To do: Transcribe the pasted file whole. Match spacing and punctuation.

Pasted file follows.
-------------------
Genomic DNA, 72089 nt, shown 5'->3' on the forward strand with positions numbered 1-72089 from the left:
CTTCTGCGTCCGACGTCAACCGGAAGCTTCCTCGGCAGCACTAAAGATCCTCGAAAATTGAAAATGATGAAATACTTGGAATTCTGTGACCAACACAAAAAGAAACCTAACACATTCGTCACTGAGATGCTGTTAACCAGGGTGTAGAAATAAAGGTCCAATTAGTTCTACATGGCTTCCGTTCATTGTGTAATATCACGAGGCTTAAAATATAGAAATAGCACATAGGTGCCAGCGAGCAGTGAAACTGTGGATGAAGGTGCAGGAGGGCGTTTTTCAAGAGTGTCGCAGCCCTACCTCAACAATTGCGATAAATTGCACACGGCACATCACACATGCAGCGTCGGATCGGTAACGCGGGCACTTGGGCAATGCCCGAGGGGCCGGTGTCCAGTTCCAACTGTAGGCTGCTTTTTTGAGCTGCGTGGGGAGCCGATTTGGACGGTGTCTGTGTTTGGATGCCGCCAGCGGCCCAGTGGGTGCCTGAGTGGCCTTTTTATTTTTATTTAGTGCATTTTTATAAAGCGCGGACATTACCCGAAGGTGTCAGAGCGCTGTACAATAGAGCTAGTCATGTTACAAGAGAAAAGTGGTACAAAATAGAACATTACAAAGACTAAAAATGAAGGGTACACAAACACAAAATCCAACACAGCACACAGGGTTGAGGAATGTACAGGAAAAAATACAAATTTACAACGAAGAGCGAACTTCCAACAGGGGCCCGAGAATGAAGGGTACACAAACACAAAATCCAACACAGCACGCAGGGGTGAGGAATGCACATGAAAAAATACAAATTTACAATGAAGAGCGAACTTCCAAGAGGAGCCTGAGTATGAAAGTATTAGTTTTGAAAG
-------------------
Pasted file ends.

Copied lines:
Genomic DNA, 72089 nt, shown 5'->3' on the forward strand with positions numbered 1-72089 from the left:
CTTCTGCGTCCGACGTCAACCGGAAGCTTCCTCGGCAGCACTAAAGATCCTCGAAAATTGAAAATGATGAAATACTTGGAATTCTGTGACCAACACAAAAAGAAACCTAACACATTCGTCACTGAGATGCTGTTAACCAGGGTGTAGAAATAAAGGTCCAATTAGTTCTACATGGCTTCCGTTCATTGTGTAATATCACGAGGCTTAAAATATAGAAATAGCACATAGGTGCCAGCGAGCAGTGAAACTGTGGATGAAGGTGCAGGAGGGCGTTTTTCAAGAGTGTCGCAGCCCTACCTCAACAATTGCGATAAATTGCACACGGCACATCACACATGCAGCGTCGGATCGGTAACGCGGGCACTTGGGCAATGCCCGAGGGGCCGGTGTCCAGTTCCAACTGTAGGCTGCTTTTTTGAGCTGCGTGGGGAGCCGATTTGGACGGTGTCTGTGTTTGGATGCCGCCAGCGGCCCAGTGGGTGCCTGAGTGGCCTTTTTATTTTTATTTAGTGCATTTTTATAAAGCGCGGACATTACCCGAAGGTGTCAGAGCGCTGTACAATAGAGCTAGTCATGTTACAAGAGAAAAGTGGTACAAAATAGAACATTACAAAGACTAAAAATGAAGGGTACACAAACACAAAATCCAACACAGCACACAGGGTTGAGGAATGTACAGGAAAAAATACAAATTTACAACGAAGAGCGAACTTCCAACAGGGGCCCGAGAATGAAGGGTACACAAACACAAAATCCAACACAGCACGCAGGGGTGAGGAATGCACATGAAAAAATACAAATTTACAATGAAGAGCGAACTTCCAAGAGGAGCCTGAGTATGAAAGTATTAGTTTTGAAAG